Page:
There is something delicate and extremely fragile about Pierre Lepori’s poetry and about the character(s) he creates. The voice he writes in is hushed – you really need to be free of any distractions to tune into it, to adjust to the seemingly plain language and pace, to the language stripped of anything surplus. And only when you do that, do you start experiencing its richness. Occasionally you can taste a small lyrical morsel popping on your tongue (‘Rotting meat of refusal’ or ‘Roots of hatred do not breed children’). Together, the quiet images created by Lepori strengthen each other, to the point at which their power can become almost scalding, transformative, but also dreamy.
Henceforth what was known as rain,
was now salt,
the smoke rising from the sleepy village,
known as chimney-smoke,
was in fact the cause of my despair.
clothes carefully tucked away in the
for the summer months, the mothballs
thrown in the sand.
Everything was given to us
once and for all.
But the cry that arose from the stomach
would never give birth to speech.
and the imagined: nymphs
What I admire about this book is the fact that the painful and traumatic issues discussed are presented without the usual drama (‘There are wounds with no name’), in a way that almost suggests, without justifying them, of course, that they are a regular part of the fabric of life. There is something archetypal about these poems, something grounding, perhaps even something that can help deal with such issues. Which doesn’t mean that the suffering behind those incidents is any less apparent, or that the tragedy is less sizeable. It’s just that it is painted with a more subdued, almost pastel-like technique instead of screaming expressionist colours. It’s almost as if Lepori focuses on the stretches of silence between words being said and things being done, directing our attention to the negative, the reverse of events, as if he believes in silence: ‘Silence is your heart of wind and your childhood home’. And somehow he allows the private pain to distil over time into non-personal history, into pure archetypes.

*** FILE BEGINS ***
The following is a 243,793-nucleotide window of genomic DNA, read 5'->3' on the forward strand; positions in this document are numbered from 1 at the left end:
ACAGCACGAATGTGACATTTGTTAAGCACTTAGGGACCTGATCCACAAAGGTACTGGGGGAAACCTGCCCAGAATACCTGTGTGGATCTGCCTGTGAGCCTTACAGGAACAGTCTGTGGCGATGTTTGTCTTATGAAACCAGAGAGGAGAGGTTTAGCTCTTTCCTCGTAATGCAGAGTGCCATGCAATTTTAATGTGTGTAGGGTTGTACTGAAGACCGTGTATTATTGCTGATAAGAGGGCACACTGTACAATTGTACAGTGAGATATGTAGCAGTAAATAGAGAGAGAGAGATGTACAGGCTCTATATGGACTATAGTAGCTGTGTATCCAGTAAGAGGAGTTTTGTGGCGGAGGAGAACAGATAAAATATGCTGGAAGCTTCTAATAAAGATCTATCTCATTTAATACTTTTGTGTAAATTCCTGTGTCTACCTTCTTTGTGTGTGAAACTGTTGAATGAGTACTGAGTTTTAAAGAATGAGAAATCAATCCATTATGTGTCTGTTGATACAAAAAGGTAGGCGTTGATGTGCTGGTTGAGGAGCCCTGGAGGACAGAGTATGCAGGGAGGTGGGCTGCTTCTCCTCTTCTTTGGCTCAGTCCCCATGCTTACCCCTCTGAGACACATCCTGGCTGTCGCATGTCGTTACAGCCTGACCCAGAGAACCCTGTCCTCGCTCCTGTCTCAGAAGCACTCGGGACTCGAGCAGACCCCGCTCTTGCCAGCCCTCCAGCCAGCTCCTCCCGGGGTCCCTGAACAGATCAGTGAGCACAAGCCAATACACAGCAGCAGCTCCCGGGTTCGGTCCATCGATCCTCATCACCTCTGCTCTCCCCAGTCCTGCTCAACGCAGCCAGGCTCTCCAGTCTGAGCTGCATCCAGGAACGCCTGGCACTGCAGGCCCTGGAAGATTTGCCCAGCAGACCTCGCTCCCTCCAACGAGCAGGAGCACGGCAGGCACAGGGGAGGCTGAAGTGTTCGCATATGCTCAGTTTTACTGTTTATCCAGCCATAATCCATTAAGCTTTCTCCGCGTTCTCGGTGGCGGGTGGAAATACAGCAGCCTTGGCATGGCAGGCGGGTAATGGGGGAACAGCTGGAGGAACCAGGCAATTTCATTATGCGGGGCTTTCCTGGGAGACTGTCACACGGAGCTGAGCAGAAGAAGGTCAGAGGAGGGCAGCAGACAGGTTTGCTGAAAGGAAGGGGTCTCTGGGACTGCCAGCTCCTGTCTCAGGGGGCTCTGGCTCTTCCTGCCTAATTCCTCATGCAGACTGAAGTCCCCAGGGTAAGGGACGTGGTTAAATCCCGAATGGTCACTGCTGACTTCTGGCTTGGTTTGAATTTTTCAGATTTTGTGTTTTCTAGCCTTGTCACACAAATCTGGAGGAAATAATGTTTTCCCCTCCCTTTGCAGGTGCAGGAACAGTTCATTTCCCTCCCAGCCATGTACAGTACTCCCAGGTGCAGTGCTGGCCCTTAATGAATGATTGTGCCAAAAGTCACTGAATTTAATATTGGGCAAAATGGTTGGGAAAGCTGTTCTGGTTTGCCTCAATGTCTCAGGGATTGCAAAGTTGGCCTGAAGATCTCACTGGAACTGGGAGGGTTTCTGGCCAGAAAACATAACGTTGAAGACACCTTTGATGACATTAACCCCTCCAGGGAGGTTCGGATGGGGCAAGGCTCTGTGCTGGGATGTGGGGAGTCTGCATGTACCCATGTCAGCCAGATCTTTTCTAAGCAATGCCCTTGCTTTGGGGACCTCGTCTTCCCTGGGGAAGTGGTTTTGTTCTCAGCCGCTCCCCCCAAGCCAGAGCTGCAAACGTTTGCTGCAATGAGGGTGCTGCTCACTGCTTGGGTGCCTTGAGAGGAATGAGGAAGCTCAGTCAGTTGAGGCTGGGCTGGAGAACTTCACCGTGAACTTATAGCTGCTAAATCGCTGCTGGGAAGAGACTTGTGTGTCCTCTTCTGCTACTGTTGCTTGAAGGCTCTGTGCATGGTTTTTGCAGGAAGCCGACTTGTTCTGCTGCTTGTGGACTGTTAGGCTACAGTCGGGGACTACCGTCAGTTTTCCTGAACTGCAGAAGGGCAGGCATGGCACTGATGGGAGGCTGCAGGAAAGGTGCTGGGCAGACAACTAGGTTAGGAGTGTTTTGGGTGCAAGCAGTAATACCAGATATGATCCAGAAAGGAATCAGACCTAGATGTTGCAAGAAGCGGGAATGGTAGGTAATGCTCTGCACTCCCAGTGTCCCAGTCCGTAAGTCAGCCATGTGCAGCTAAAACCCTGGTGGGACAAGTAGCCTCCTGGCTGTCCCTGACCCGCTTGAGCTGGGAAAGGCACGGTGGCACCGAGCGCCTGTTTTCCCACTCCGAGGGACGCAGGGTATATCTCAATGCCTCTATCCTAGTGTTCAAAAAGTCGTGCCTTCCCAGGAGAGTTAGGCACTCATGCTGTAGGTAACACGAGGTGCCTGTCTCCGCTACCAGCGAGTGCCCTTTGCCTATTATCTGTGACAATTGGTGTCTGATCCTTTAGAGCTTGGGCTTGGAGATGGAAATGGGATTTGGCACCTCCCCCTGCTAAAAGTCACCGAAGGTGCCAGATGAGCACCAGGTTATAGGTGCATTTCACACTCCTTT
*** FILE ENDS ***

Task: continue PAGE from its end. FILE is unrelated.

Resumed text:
That silence of
the countryside asleep in the sun,
no longer any omission or guilt
for not having spoken: instead there
a fire in which nothing burns, crying for
Pierre Lepori had been writing for years before he decided he was ready to publish, before he felt ready to call himself a poet. And that comes across very strongly in this, his first volume. The reader can almost sense all the work that went into simmering those poems down to their complete and absolute essence. As he says in the note closing the book, his ‘goal – certainly too ambitious – had been to start medicating the language. This is the reason for certain purely descriptive inserts (though not devoid of affection), in a book born as a path towards the re-appropriation of language.’
There is no doubt that he successfully achieves his goal.
Reviewed by Anna Blasiak
WHATEVER THE NAME
Written by Pierre Lepori
Translated by Peter Valente
Published by Spuyten Duyvil (2017)
Anna Blasiak is an art historian, poet and translator. She runs the European Literature Network with Rosie Goldsmith. She has translated over 40 books from English into Polish and, as Anna Hyde, Polish into English. She has worked in museums and a radio station and written on art, film and theatre. annablasiak.com.
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Photo of Pierre Lepori by Yvonne Böhler